I have to admit, when I was originally planning this article, I had the Storm ahead of the Knights in the Conference standings. I changed it at the last minute. Why? The answer is goaltending. I’m not even sure the Storm are confident in their goaltending situation, thus the recent re-acquisition of Cody St. Jacques. Harvard transfer Matt Hoyle looks to be the starter, but how good is he? Young incumbent Brandon Foote is out till at least January following hip surgery, what happens when he returns? The uncertainty around whether the Storm will get solid goaltending keeps them below the Knights for me, whom should get quality goaltending from Michael Hutchinson. Outside of the goaltending situation, the Storm look poised for a quality season. Offensively, they’ll return recent Hurricanes draft pick and captain Matt Kennedy as an overager. Also returning are the trio of 2009 NHL Draft picks, Peter Holland, Taylor Beck, and Michael Latta. The team has also gone out to acquire Niagara scoring forward Matt Sisca, who should add secondary scoring to a team that could have the ability to roll three lines capable of scoring. Defensively, the team went out and acquired Saginaw stand out Adam Comrie to shore up a blueline that lost standout overagers Tim Priamo and Nathan Martine. Comrie adds to an already gigantic blueline. None of the penciled in top 4 are shorter than 6’3, and less than 200lbs. The others being overager Corey Syvret, Import Evgeny Molotilov, and Ben Chiarot. That blueline will be exceptionally tough to play against, which bodes well for covering up the potential inconsistencies in net. The battle for the Midwest Division should be epic this season, with any of the five teams in the division having a chance.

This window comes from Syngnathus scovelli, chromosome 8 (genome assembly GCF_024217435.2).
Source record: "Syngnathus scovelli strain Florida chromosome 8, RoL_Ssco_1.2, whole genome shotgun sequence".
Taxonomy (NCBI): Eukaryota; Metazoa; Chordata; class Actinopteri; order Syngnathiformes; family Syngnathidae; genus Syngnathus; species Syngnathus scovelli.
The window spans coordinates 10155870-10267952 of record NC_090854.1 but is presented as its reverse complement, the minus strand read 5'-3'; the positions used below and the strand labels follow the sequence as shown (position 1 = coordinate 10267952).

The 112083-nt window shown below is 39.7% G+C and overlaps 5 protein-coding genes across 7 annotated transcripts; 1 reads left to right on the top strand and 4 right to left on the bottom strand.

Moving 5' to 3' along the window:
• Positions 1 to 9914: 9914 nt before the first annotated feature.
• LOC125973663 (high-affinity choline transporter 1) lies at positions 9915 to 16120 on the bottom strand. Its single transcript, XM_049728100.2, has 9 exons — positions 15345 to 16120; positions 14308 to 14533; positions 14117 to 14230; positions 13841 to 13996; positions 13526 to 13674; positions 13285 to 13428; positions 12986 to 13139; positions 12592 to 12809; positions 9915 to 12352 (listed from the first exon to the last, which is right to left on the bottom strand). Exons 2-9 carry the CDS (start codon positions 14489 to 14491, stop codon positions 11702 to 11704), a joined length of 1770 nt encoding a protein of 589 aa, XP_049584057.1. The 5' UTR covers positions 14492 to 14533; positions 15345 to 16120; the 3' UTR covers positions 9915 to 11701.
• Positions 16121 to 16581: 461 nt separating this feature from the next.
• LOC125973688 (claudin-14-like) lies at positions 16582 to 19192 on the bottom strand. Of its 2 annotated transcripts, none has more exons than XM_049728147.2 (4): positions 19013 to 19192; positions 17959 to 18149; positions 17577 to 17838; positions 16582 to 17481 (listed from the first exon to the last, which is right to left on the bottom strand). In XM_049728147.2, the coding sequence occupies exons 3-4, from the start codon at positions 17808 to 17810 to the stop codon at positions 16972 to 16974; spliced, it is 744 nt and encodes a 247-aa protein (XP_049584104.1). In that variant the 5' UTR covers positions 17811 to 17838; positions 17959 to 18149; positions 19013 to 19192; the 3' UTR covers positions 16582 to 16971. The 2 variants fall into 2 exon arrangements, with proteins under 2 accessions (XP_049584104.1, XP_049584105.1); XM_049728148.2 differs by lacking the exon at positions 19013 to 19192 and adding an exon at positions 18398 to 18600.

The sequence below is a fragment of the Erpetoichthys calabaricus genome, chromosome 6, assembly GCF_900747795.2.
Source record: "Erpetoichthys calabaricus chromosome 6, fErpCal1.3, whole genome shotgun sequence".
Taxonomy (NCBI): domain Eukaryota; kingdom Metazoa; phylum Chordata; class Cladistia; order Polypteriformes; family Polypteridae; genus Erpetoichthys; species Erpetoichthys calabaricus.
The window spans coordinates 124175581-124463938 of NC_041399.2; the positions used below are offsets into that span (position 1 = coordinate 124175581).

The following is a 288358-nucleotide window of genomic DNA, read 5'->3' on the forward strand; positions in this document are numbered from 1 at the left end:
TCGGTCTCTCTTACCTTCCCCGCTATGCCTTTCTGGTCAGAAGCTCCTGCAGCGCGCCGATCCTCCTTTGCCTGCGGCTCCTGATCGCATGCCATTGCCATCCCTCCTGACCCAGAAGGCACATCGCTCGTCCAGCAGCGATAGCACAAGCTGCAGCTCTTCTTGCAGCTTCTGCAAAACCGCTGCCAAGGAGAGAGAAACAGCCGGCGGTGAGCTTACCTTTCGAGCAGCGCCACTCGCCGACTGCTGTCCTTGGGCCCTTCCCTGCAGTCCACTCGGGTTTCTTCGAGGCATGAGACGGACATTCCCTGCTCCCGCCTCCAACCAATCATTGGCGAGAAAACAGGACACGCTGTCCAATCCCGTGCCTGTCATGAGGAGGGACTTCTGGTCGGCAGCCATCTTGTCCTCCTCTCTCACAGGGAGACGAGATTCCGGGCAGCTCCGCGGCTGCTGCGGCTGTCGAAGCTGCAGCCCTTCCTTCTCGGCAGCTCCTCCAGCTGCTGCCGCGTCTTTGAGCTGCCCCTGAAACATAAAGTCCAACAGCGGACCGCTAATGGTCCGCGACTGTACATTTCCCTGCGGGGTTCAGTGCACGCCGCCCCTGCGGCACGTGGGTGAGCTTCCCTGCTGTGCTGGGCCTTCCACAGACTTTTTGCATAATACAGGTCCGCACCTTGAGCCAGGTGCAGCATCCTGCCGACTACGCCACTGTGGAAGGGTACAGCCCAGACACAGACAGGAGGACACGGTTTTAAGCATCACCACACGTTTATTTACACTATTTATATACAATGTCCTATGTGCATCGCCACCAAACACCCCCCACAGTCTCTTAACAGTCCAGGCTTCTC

5. Sault Ste. Marie Greyhounds